But it’s not just about saving money. Scan4Safety, which sees barcodes placed on everything from breast implants to screws on knee replacements, aims to avoid a repetition of the 2010 PIP breast implant scandal, where poor record keeping made it difficult to track down some of the 50,000 British women who had received faulty breast implants.
As one of the companies whose technology is involved in the Scan4Safety trials, Genesis Automation has obtained first hand insight into some of the objectives the NHS hopes to achieve by using supply chain management technology. And we are also seeing some of the impressive results.
So, what are the main benefits NHS Trusts can expect?
1. Improved stock visibility and cutting waste
The recent story about the NHS being charged £1,500 for a £2 pot of moisturiser highlights the challenges facing NHS procurement and inventory management. The Carter Review estimated that better buying practices could save the NHS over £1bn.
One of the aims of the pilots is to explore whether barcoding all equipment, drugs and supplies makes it easier to simplify purchasing decisions and eliminate over-ordering by delivering a much clearer picture of what stock is available, including which drugs are nearing their expiry date and need to be used up. It is also expected that inventory management can highlight variations in prices paid for stock. Barcode enabled stock visibility especially around supplies used in theatres, harnessed to automatic re-ordering systems, should also mean Trusts can be more confident that essential equipment and drugs are available when needed, helping to avoid operations being cancelled unnecessarily.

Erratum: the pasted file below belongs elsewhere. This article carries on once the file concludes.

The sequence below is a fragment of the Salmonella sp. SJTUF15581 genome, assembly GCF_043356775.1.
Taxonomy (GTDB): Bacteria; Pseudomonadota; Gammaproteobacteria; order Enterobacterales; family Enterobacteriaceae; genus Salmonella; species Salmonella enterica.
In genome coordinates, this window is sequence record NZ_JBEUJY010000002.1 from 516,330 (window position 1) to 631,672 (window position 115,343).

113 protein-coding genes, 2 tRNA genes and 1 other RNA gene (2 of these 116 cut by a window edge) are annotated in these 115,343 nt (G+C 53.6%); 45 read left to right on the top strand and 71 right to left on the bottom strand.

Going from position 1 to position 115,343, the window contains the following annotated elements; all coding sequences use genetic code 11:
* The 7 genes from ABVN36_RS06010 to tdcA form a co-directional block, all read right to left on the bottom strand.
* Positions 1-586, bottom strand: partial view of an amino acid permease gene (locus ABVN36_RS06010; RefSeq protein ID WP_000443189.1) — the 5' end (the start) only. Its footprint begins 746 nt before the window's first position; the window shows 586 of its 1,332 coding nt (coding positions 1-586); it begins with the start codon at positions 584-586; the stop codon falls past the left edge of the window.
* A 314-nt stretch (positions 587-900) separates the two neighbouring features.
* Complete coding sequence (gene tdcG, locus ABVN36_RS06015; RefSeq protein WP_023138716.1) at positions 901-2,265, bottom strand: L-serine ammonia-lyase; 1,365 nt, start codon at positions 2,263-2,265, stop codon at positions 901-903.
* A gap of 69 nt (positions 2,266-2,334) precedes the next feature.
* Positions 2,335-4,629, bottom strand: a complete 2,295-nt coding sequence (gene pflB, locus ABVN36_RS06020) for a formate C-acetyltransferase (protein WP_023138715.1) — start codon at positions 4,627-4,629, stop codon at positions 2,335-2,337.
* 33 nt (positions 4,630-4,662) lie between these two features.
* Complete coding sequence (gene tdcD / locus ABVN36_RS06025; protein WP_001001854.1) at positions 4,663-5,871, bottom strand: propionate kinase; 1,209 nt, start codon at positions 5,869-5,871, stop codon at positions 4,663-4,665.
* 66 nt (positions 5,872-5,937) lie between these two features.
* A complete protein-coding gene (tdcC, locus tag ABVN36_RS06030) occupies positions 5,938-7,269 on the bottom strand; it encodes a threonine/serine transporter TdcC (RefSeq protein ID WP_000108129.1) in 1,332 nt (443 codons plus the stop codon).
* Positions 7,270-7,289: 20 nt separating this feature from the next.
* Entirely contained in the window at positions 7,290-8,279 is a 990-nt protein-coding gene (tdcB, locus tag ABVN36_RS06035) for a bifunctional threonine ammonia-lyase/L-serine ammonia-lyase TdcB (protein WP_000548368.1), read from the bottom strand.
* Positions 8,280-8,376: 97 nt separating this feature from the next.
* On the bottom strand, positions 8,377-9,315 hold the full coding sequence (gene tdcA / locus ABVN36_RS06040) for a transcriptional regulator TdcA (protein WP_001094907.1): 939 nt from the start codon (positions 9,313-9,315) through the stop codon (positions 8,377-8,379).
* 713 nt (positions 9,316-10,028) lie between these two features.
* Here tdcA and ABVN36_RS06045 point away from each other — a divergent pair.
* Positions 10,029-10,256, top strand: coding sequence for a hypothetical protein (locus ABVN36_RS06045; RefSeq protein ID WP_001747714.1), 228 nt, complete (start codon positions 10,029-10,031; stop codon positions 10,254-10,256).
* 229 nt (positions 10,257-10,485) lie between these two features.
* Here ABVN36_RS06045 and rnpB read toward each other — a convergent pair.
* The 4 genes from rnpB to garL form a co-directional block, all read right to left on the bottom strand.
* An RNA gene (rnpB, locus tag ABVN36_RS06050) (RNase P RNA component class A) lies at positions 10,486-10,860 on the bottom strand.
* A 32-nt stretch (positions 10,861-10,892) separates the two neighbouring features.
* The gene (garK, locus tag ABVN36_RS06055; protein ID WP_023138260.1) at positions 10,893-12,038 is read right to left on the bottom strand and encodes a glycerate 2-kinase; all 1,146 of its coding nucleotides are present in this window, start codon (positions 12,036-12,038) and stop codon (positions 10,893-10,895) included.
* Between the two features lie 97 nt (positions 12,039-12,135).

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2. Reducing disparities in cost and quality of care